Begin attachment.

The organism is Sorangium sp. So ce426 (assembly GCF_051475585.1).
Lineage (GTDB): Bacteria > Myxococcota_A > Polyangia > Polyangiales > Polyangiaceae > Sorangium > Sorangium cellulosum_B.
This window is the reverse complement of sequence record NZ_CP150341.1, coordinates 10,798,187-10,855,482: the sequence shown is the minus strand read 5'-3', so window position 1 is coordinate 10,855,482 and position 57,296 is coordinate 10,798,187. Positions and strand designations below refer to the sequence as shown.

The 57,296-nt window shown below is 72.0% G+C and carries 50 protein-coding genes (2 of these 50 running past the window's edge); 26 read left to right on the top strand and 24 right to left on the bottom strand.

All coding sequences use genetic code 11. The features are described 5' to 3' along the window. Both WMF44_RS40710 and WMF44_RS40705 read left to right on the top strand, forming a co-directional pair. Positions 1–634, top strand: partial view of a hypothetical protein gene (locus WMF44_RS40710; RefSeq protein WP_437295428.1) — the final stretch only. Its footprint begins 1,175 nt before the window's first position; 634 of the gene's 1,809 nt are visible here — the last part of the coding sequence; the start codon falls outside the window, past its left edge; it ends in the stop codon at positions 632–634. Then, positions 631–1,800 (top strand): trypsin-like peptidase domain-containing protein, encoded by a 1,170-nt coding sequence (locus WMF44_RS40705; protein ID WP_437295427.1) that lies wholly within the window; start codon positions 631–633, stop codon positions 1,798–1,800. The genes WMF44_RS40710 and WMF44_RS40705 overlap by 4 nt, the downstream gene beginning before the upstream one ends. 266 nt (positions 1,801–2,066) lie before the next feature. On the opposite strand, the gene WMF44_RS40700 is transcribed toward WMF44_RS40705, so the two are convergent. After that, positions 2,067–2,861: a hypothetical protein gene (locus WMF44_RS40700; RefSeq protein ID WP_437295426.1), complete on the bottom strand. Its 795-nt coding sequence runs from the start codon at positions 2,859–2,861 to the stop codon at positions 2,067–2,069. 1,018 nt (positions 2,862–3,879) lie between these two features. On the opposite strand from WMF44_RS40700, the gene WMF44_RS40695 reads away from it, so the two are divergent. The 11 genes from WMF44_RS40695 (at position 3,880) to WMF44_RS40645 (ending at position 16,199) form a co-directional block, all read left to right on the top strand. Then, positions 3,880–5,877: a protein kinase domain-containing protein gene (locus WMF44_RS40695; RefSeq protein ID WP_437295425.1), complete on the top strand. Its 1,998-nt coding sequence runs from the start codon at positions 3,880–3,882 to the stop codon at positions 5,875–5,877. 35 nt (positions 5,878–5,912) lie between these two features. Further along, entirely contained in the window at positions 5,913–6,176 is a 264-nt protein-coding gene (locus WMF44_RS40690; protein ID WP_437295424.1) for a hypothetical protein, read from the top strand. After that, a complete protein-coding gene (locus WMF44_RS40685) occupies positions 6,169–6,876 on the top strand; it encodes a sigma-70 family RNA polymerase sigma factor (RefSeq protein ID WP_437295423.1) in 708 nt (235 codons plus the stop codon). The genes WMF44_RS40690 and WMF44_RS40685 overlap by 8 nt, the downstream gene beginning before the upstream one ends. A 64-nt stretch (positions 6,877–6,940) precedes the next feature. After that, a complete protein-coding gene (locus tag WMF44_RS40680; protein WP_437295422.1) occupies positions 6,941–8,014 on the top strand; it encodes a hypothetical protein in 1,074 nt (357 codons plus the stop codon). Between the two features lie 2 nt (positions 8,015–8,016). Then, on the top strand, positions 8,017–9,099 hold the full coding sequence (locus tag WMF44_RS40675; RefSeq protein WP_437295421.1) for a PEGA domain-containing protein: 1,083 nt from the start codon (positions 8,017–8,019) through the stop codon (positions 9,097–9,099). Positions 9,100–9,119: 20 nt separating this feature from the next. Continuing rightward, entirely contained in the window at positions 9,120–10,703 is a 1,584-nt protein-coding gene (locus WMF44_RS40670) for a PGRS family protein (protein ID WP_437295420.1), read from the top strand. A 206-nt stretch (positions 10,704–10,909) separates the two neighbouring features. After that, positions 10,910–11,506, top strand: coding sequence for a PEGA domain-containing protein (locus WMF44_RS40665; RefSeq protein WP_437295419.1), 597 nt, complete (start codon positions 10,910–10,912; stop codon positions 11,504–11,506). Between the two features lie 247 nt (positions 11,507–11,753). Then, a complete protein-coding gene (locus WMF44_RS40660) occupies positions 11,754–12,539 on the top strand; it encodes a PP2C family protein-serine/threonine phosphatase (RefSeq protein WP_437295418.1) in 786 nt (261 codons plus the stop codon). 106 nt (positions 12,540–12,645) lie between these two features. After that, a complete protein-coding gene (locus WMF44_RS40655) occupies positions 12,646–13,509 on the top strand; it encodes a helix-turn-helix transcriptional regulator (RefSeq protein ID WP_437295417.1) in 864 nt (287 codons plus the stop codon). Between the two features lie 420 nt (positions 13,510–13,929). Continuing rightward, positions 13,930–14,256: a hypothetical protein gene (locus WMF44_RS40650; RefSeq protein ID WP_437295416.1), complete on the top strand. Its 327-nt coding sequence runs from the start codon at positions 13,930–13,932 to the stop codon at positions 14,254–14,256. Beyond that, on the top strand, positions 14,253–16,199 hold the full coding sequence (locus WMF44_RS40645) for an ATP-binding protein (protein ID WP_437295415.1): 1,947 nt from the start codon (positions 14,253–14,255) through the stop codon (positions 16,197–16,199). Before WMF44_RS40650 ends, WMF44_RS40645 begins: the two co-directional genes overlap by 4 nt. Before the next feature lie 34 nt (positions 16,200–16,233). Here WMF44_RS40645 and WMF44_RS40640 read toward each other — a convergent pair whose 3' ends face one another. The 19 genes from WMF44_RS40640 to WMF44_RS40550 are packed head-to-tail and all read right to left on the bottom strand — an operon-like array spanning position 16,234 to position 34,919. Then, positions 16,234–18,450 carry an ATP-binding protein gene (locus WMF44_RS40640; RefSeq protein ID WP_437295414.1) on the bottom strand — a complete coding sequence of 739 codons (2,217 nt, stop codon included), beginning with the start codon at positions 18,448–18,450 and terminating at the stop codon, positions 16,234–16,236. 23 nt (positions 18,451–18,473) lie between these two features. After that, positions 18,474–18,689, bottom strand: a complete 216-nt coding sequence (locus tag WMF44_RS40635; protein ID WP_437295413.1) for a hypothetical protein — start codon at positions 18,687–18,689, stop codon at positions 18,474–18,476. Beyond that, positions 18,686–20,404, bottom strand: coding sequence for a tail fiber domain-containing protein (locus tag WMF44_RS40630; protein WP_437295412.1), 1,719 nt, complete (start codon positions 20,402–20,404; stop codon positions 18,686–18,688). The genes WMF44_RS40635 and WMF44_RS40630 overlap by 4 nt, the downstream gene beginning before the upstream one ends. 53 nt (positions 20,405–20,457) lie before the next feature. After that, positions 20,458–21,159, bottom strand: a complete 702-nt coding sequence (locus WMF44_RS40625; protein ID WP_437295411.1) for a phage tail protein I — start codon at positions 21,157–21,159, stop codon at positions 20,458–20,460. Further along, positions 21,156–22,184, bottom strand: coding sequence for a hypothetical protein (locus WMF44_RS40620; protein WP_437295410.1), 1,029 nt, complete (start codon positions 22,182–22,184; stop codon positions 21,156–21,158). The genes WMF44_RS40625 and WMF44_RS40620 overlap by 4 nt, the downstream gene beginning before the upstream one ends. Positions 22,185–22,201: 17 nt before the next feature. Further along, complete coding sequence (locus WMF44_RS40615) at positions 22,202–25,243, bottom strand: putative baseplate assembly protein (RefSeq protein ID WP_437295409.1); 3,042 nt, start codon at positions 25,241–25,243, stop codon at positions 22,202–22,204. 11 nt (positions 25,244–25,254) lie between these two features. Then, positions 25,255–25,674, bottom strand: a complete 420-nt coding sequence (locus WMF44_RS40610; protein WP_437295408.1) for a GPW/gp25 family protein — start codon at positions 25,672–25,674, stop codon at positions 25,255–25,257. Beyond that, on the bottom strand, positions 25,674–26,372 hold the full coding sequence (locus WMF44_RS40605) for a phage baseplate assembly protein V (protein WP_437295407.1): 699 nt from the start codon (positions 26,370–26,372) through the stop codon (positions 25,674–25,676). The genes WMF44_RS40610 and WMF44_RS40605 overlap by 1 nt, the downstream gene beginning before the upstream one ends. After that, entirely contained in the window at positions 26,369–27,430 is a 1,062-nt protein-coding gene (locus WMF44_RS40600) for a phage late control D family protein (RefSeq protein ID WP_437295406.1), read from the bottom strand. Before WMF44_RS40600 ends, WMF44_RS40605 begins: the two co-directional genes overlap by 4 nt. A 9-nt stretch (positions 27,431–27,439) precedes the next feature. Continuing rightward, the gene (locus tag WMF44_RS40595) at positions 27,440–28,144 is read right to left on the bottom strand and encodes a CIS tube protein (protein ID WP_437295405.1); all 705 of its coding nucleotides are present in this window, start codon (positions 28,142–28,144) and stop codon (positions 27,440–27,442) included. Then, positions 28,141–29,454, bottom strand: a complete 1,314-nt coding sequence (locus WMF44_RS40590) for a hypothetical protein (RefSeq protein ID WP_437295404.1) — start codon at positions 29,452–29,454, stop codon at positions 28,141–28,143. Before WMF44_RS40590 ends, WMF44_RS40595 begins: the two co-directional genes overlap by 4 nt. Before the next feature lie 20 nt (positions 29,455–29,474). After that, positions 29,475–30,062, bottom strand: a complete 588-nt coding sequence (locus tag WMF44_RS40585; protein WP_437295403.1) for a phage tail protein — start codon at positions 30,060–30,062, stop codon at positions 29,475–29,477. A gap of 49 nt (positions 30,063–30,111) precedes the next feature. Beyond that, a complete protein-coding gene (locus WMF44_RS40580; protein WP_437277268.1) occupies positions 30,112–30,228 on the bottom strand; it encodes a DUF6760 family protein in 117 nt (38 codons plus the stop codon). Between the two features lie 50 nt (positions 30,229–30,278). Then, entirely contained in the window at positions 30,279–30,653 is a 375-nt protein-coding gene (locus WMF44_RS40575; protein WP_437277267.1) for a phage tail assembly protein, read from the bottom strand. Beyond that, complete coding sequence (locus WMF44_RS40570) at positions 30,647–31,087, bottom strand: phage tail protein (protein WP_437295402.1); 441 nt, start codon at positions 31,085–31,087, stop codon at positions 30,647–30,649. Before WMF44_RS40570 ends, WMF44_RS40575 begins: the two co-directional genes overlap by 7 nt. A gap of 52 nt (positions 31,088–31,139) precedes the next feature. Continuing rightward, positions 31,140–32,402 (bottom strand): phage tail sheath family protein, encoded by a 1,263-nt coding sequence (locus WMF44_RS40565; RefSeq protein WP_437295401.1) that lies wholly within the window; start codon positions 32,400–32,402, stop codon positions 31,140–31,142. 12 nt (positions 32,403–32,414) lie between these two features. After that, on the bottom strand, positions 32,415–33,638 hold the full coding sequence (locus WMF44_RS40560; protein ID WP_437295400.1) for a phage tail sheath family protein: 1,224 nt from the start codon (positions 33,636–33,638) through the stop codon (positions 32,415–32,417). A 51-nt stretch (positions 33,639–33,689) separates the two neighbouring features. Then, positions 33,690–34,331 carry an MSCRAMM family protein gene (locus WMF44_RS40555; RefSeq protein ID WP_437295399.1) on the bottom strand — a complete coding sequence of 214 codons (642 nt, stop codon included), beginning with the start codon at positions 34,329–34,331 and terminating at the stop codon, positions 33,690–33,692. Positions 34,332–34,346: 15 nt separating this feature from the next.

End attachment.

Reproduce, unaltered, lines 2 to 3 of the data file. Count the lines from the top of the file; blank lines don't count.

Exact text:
Lineage (GTDB): Bacteria > Myxococcota_A > Polyangia > Polyangiales > Polyangiaceae > Sorangium > Sorangium cellulosum_B.
This window is the reverse complement of sequence record NZ_CP150341.1, coordinates 10,798,187-10,855,482: the sequence shown is the minus strand read 5'-3', so window position 1 is coordinate 10,855,482 and position 57,296 is coordinate 10,798,187. Positions and strand designations below refer to the sequence as shown.